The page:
The selection of the aforementioned projects and groups from architectural and arts-related contexts, but also inter- or trans-disciplinary actors, are united by an impulse to discover imagined living conditions, with a readiness for initiating dialogue, a controversial curiosity to engage with unknown territory, to go new paths of democratic negotiation or individual paths to develop adequate spaces for small communities, models of appropriation and realizable built structures that are independent of big visions. Concretized utopias are developed, which can be discussed as designs or be installed as prototypes in public space. These pioneering projects can be materialized for a first or unique time in order to subsequently influence the production of space in their immediate urban environment, but also to inspire the societies of other urban centers.

The processes of renewal flourish amidst societal conflicts and are fostered by social tensions. Boundary spanners, interdisciplinary projects and transgressive experiments can ideally be supported by open societies and their economically supportive and administratively open structures. Qualitative assessments of these developments in architecture and built culture and their spaces, concepts, constructions and guidelines often find entrance into societal discourses only much later and are first articulated in buildings, publications or manifestos by individual pioneers with a high investment of personal energies.

Urban and politically motivated platforms such as the Berlin-based Experimentcity or the Netzwerkagentur GenerationenWohnen create a by-now established networks between individuals that are on the search for socially and ecologically ambitious groups and project developers, political decision-makers and the public. The makers of Wohnportal [Co-Housing/Berlin; since 2016] provide a publicly accessible interactive platform for creative self-organizationin Berlin and Brandenburg in order to create concrete links between actors. The Netzwerkagentur of the redevelopment agency Stattbau Berlin is a platform for know-how, bundling knowledge about exhibitions, symposia and communicative, and knowledge-dispersing activities which serves a constantly developing and growing architectural community which deals with the democratic participation in urban development, the distribution of real estate and property for cooperative projects and the right to the city for all classes of the population in order to enable aesthetic and urban political participatory processes which ultimately lead to experiment and openness.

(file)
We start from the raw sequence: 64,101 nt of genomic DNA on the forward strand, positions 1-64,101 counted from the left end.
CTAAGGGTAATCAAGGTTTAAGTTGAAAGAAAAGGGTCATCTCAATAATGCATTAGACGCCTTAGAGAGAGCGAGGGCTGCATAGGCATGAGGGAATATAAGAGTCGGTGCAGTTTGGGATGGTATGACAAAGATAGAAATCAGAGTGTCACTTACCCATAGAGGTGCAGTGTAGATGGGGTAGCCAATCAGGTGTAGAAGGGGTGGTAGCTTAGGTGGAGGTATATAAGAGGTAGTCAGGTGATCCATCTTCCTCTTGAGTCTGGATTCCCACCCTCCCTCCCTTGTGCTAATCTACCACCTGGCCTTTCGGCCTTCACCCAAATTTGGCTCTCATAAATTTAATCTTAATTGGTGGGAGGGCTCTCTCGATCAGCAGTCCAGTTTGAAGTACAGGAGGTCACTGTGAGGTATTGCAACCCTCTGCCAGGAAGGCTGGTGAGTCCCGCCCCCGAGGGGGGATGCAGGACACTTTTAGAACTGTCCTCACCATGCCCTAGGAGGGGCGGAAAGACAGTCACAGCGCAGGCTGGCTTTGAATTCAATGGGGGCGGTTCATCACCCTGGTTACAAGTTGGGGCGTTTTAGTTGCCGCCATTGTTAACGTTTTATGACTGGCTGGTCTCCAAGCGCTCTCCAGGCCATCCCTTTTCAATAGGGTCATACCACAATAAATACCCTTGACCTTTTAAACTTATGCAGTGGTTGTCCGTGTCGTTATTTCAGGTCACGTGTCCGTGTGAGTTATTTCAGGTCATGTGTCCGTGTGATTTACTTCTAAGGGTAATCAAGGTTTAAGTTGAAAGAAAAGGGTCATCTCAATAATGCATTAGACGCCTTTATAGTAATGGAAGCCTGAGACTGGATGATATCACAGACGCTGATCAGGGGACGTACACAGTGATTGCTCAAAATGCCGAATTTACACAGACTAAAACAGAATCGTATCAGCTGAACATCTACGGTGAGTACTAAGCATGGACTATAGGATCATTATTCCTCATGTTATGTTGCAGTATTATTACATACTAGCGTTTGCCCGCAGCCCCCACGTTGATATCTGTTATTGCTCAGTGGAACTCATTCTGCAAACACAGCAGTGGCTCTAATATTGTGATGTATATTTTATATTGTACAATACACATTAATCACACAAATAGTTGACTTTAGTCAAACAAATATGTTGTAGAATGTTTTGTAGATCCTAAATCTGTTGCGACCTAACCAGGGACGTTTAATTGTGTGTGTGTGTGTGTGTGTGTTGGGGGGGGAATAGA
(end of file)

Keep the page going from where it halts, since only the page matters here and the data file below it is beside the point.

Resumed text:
This right to participate in city building, or claiming adequate living spaces for all, has been articulated by an increasingly strong civil society not only in Europe. It has been fought for with peaceful means, eliciting critical artistic, architectural and scientific projects and strategies. Artist-led formations before and after the wars were united in their rejection of the one-sidedly economistic-functionalist design and hierarchically organized design processes in order to gather ideas. Since the 1970s, the belief in salvationist ideologies, the transformative power of large projects from art and architecture as means of structural, systematic change of society is more and more substituted with an attitude of aligning the glocal and the reachable. The glocal tradition is characterized by decentralized, small-scale and place-specific projects, in which actors come together in collectives and interest groups in order to share experiments, positions, knowledge and often also living space and lifetime on the way to pilot project realizations.